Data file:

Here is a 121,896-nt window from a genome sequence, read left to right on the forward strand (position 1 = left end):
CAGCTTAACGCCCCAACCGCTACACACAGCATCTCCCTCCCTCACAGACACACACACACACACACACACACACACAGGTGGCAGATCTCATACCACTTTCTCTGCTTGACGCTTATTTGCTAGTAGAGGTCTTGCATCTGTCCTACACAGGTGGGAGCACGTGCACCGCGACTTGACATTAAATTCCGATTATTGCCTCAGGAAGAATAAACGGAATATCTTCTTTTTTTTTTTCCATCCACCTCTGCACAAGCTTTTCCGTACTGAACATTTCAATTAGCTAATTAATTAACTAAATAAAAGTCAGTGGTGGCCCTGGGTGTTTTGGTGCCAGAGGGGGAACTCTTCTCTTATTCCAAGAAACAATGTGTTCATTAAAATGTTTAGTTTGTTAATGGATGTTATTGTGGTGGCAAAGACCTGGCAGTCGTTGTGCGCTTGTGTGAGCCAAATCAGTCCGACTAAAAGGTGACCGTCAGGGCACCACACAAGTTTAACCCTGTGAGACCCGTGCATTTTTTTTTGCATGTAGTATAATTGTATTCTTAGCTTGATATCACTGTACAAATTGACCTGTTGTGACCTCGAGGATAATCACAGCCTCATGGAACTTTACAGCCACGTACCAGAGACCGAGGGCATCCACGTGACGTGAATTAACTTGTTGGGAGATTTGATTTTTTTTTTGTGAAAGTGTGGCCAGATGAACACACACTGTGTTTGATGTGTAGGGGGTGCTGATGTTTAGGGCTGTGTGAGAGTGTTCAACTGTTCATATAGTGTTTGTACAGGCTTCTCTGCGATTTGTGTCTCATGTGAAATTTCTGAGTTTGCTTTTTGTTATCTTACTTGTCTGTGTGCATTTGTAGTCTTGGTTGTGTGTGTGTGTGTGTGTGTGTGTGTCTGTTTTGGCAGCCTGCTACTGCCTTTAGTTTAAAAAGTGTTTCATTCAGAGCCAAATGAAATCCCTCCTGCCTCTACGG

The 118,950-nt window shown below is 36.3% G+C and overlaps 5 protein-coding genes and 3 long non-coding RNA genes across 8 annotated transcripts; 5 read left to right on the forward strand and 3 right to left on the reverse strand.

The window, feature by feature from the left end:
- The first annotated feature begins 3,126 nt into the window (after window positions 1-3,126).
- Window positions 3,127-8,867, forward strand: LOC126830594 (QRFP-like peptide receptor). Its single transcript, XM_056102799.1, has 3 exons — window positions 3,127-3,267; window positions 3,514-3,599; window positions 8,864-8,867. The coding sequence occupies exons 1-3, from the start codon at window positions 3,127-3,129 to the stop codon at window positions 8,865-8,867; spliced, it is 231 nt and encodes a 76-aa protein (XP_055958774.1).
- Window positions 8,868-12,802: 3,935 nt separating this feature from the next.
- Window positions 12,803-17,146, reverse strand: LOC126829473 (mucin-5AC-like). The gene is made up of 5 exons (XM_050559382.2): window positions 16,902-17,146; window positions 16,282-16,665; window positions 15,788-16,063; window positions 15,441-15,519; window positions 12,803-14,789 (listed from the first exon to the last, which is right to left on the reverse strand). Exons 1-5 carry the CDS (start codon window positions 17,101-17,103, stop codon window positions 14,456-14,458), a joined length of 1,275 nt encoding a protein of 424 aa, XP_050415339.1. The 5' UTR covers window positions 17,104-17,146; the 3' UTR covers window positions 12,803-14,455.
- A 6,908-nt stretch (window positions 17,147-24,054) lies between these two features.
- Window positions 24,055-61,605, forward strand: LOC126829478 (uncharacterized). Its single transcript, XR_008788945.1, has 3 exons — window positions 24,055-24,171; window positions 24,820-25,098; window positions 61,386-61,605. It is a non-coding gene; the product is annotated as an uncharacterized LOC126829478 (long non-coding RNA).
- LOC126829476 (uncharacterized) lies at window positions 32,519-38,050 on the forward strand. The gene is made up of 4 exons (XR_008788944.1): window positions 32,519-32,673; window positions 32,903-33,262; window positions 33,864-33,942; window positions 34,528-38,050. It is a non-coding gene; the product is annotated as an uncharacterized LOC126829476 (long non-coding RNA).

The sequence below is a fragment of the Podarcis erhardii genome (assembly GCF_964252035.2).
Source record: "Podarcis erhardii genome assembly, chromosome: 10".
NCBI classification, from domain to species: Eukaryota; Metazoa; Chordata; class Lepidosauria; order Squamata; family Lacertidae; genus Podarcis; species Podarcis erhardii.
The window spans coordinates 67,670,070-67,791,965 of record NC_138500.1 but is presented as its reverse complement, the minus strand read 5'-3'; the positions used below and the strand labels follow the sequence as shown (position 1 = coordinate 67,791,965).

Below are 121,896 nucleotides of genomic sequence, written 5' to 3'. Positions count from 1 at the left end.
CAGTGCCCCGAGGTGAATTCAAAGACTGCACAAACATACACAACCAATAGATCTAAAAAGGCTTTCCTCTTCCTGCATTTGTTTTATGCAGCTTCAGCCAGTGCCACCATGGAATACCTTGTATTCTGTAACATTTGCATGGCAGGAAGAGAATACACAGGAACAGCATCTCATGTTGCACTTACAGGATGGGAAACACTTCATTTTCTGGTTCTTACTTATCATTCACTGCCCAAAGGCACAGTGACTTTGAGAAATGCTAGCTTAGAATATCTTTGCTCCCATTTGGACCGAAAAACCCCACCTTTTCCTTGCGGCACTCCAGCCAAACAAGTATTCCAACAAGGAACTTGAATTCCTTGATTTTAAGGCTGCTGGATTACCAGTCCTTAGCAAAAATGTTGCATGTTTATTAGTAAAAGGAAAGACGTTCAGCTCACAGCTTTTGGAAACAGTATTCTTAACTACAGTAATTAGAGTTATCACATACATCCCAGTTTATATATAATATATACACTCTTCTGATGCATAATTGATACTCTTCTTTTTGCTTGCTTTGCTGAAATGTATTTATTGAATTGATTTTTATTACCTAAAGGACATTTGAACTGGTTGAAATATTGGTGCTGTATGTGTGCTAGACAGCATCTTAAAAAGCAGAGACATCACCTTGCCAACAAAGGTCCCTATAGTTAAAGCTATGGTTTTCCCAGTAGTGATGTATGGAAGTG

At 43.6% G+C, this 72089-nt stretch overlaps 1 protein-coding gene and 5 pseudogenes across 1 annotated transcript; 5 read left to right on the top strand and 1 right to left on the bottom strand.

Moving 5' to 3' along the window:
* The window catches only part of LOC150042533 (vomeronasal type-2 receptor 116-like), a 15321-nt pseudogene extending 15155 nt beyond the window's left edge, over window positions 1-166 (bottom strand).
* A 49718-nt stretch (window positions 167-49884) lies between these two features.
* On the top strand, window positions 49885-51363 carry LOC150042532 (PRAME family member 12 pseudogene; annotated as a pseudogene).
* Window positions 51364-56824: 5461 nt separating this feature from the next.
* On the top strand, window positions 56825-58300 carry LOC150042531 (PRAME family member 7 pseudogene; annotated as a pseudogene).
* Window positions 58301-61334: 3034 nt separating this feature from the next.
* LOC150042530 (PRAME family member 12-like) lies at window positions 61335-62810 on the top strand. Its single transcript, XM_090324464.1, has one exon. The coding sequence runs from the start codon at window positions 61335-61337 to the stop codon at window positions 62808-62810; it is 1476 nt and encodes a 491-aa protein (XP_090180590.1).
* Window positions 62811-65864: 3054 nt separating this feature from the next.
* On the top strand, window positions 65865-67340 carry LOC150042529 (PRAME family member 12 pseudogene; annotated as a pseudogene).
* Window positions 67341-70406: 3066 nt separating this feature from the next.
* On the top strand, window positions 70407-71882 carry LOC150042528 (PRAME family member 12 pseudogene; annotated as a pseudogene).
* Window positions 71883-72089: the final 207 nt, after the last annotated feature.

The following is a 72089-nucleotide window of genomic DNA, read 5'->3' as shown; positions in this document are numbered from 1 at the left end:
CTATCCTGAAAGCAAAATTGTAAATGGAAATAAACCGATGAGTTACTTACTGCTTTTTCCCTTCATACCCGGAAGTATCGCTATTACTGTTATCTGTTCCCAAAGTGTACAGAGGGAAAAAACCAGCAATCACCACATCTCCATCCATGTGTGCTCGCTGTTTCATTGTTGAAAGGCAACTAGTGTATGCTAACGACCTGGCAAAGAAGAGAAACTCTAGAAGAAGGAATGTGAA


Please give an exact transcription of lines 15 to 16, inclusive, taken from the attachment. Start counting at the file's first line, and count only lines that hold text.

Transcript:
The window spans coordinates 67,670,070-67,791,965 of record NC_138500.1 but is presented as its reverse complement, the minus strand read 5'-3'; the positions used below and the strand labels follow the sequence as shown (position 1 = coordinate 67,791,965).

Below are 121,896 nucleotides of genomic sequence, written 5' to 3'. Positions count from 1 at the left end.